Uh - Oh!
The idea that advertisers can target people's behaviour on the internet has allowed many companies to become big. The size of the tracking has been increasing in recent months. There are rumours that facebook's new ad announcement on Tuesday will involve a large degree of tracking consumer's behaviour across other sites.
This will definitely rile the privacy advocates, who will be quite disturbed by the idea that facebook's database will be usable across the whole of the internet. The privacy controversy will deter some people from using facebook as much.
It should be interesting to see what evolves from this. Trust is an extremely important thing for social networks - we share a large amount of data with our social network providers. Although many people are willing to share the data with literally everyone, even more people want to limit the data sharing and control where it ends up. How many facebook profiles are shared with everyone?
I don't actually know what the data says but I'd bet that a good proportion are not shared.
I personally believe that facebook is going to come up with a funky way to advertise on their own site. If they do propose an external network model, we'll see some problems arising for many of the other companies that use almost any kind of behavioural targeting.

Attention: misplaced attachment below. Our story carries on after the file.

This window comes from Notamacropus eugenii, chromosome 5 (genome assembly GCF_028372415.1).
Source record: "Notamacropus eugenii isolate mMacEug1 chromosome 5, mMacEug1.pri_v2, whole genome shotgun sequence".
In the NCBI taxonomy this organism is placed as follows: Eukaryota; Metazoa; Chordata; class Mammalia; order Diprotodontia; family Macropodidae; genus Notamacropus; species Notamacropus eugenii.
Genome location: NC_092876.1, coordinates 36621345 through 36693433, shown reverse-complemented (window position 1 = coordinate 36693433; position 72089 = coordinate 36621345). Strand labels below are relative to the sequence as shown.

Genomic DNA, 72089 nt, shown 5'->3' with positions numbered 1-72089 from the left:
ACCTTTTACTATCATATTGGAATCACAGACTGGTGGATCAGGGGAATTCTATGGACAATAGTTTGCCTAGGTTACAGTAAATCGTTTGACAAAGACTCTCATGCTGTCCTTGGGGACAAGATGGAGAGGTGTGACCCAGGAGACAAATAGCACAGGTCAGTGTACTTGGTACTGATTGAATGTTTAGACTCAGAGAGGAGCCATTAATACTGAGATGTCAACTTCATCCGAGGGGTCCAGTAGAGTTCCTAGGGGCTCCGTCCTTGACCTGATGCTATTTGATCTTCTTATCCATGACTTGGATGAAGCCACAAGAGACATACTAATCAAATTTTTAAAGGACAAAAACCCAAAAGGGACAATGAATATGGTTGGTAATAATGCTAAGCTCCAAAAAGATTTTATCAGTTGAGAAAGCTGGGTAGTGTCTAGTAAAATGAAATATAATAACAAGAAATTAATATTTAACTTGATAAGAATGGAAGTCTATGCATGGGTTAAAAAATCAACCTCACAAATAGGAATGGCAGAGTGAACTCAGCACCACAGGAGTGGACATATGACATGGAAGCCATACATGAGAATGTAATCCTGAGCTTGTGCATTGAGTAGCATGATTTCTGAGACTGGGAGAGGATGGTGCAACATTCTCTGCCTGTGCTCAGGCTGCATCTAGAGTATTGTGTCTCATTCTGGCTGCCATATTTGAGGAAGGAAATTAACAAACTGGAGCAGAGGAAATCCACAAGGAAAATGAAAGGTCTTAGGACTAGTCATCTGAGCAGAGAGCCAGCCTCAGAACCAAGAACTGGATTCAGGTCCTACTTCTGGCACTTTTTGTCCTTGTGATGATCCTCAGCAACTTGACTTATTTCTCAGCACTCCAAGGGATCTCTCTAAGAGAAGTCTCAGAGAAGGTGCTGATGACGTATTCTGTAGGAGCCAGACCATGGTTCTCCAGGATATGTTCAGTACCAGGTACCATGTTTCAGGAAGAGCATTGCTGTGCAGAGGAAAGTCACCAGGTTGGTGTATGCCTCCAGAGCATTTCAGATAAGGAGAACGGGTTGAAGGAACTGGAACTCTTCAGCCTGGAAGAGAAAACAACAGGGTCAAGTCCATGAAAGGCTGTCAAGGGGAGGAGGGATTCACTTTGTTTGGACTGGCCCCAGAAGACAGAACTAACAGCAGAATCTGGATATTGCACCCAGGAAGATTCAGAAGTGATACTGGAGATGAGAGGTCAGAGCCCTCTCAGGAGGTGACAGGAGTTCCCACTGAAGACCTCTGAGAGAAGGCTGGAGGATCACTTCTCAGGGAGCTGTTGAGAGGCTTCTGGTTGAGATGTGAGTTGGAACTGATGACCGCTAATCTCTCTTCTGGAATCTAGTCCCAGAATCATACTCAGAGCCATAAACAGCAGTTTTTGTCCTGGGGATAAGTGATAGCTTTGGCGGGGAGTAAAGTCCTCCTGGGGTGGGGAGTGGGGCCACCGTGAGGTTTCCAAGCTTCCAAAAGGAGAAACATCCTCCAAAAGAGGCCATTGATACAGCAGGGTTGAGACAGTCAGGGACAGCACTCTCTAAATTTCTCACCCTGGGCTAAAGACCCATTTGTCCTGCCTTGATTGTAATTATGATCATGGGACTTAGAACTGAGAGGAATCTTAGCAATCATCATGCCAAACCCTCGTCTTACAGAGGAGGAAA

One quick look at the largest networks reveals many of them collecting large amounts of information on people using cookies. Tacoda (now owned by AOL), Blue Lithium (Yahoo), Adviva and many others will be exposed. Already around 8% of webusers employ some kind of cookie deletion software or some kind of cookie blocker. Increases in this will not make our job any more fun.
Google will remain smugly aloof (at least until they own Doubleclick!) as their model relies entirely on ads relevant to searches, not who the people are.